Medical Bulletin 23/March/2023

Here are the top medical news for the day:

Children with autism far less likely to have vision screening despite high risk of serious eye disorders

Young children with autism spectrum disorder (ASD) are much less likely to receive vision screening than their peers, despite high risk for serious eye disorders, according to a study by Nemours Children’s Health published in Pediatrics.

The study found that only 36.5% of children with autism spectrum disorder had completed vision screenings at well visits, substantially less than the 59.5% rate for children without autism spectrum disorder. Moreover, among children with autism spectrum disorder, the screening rate for Black children was considerably lower than that for White children and for children classified as multiracial.

Early childhood is crucial for vision development, and early detection and treatment of eye problems can prevent long-term vision loss. The research team examined data from 63,829 well visits of children ages 3 to 5, across a primary care network encompassing Delaware, Pennsylvania and Florida.


Children with autism far less likely to have vision screening despite high risk of serious eye disorders, JOURNAL PEDIATRICS

Obesity risk may pass from mothers to daughters

Obesity is a common, serious and costly disease affecting nearly half of the adults and 20 percent of children in the United States. People with obesity are at higher risk of developing diabetes, high blood pressure, heart issues, and many other conditions.

Women with obesity may share risk for the disease with their daughters, but not their sons, according to a new study published in the Endocrine Society’s Journal of Clinical Endocrinology & Metabolism.

The researchers measured body fat and muscle in 240 children (9 years old or younger) and their parents in early childhood. They used this data to determine whether the body mass index (BMI)-a screening tool for overweight and obesity-and the amount of body fat and muscle in the child was related to that of their parents.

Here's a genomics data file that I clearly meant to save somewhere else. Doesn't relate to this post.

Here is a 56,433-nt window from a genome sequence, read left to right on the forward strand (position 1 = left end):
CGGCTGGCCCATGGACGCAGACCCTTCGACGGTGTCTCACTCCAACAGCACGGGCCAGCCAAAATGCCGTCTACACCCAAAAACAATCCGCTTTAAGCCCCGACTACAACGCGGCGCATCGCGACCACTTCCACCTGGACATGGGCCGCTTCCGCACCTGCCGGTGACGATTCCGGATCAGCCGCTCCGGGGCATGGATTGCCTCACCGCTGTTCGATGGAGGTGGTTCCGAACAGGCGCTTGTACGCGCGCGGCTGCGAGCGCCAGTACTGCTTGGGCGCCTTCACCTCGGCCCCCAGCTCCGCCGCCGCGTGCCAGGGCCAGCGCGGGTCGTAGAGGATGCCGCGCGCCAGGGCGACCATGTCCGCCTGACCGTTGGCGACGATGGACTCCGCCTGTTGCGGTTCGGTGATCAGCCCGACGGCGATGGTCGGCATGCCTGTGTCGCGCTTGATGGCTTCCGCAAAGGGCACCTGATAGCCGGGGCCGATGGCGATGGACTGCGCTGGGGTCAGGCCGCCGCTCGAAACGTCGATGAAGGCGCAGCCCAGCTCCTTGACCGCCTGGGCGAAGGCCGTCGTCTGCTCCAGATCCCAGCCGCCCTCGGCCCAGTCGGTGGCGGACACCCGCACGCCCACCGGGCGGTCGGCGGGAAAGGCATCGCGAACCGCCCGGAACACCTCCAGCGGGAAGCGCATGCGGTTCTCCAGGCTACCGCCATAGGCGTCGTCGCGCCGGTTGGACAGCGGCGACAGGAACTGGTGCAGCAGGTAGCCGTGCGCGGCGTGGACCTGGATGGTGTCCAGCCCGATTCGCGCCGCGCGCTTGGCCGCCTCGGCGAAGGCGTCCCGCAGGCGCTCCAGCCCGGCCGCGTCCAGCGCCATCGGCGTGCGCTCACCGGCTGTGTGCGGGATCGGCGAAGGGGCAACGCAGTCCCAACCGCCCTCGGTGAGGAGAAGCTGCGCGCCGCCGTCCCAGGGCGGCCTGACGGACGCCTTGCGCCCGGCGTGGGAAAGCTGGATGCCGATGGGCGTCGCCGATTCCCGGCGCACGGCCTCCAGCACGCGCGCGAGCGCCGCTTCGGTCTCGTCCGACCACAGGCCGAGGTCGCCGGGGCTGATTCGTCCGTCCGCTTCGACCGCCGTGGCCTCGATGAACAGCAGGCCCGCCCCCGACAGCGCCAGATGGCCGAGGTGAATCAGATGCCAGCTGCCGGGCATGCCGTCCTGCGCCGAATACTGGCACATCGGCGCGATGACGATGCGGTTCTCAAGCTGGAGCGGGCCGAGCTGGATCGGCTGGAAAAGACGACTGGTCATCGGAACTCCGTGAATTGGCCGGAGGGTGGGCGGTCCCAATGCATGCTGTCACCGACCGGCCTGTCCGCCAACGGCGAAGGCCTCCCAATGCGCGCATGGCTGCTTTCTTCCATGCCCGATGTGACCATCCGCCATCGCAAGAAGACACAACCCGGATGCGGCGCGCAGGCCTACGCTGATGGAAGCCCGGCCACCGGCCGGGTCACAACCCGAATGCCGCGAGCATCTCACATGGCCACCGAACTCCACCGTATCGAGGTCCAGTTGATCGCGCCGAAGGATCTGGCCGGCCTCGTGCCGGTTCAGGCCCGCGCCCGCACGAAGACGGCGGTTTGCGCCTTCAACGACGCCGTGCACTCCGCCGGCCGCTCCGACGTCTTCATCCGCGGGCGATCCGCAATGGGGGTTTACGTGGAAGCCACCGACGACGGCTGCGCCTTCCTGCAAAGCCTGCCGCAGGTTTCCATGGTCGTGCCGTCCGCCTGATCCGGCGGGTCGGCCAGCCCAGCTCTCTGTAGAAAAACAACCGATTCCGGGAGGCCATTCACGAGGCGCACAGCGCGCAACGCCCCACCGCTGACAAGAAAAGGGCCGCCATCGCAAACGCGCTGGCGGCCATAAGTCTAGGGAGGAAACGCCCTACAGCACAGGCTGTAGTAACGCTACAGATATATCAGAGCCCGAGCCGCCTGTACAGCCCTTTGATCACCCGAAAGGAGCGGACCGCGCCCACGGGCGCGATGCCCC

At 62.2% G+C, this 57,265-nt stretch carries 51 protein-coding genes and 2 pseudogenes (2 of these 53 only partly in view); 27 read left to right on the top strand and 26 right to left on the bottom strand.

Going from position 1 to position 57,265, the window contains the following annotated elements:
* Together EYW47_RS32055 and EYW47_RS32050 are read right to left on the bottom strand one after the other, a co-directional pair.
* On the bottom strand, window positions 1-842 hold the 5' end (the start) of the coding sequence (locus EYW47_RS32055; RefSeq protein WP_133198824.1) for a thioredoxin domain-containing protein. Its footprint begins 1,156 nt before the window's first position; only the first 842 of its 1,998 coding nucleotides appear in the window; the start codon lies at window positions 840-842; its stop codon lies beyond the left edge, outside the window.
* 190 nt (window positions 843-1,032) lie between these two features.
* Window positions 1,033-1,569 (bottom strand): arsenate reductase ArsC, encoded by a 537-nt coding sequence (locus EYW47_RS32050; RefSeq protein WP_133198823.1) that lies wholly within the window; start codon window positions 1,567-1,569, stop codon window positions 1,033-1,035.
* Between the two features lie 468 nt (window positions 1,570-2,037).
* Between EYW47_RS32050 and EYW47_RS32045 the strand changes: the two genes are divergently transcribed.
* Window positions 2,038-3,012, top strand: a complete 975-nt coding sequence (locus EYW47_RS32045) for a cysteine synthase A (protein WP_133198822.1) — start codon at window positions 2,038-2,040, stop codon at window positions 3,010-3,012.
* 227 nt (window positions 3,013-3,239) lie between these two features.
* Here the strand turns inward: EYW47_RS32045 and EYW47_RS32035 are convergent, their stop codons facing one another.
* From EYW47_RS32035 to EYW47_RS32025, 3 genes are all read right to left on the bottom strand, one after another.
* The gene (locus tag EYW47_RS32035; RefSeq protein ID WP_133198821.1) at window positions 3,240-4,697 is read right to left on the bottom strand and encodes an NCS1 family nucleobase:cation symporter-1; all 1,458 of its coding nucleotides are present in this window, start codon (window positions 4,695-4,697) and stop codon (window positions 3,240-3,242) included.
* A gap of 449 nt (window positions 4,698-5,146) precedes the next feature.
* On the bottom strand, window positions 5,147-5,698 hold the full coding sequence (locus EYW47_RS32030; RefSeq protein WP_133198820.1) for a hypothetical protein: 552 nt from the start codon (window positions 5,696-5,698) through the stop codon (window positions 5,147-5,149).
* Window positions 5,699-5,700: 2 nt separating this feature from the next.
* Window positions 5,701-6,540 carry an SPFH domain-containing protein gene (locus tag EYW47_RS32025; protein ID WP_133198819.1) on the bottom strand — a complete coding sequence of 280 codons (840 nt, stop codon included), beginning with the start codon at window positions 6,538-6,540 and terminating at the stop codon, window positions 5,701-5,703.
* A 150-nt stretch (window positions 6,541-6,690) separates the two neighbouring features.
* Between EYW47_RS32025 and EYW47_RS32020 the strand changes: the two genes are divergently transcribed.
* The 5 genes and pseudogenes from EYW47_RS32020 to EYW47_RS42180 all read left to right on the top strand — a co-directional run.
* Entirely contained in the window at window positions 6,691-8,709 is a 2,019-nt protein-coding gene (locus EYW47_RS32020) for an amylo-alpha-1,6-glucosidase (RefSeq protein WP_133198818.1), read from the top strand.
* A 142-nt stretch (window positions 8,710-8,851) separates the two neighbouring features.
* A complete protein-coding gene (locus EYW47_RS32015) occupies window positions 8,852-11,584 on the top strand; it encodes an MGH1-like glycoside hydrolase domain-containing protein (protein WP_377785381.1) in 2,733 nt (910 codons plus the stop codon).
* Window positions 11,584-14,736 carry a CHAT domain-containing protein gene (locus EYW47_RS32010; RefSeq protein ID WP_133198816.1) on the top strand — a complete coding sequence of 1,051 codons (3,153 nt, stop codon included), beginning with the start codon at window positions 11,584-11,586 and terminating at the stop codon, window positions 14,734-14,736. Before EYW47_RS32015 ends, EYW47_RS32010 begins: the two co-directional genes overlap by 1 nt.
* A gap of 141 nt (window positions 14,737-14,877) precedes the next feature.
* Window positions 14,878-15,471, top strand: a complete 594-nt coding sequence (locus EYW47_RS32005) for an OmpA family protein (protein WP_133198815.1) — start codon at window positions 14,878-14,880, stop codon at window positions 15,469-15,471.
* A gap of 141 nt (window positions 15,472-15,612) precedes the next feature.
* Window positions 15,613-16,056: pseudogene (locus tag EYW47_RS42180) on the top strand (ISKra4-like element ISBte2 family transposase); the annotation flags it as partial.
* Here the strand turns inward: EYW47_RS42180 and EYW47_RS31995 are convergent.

For more details, check out the link given below:

Obesity Risk May Pass From Mothers To Daughters Not Sons

Step forward in gene therapy to treat cause of sudden cardiac arrest in athletes

People with arrhythmogenic cardiomyopathy are born with normal hearts but begin to develop an irregular heartbeat in their 20s or 30s. These arrhythmias can raise the heart rate to dangerous levels and explain why some individuals with the condition experience sudden cardiac arrest during exercise.

Scientists have corrected abnormal heart rhythms in mice by restoring healthy levels of a protein that heart cells need to establish connections with one another. That protein, GJA1-20k, is underproduced in people with a genetic condition called arrhythmogenic cardiomyopathy, one of the leading causes of sudden cardiac arrest in athletes under the age of 35.

The finding, reported in the journal Circulation Research, suggests a new strategy for treating the abnormal heart rhythms caused by arrhythmogenic cardiomyopathy. The results may also have implications for treating dangerous arrhythmias associated with more common conditions, such as those that can develop soon after a heart attack.


Step forward in gene therapy to treat cause of sudden cardiac arrest in athlete; Circulation Research; DOI: 10.1161/CIRCRESAHA.122.322294

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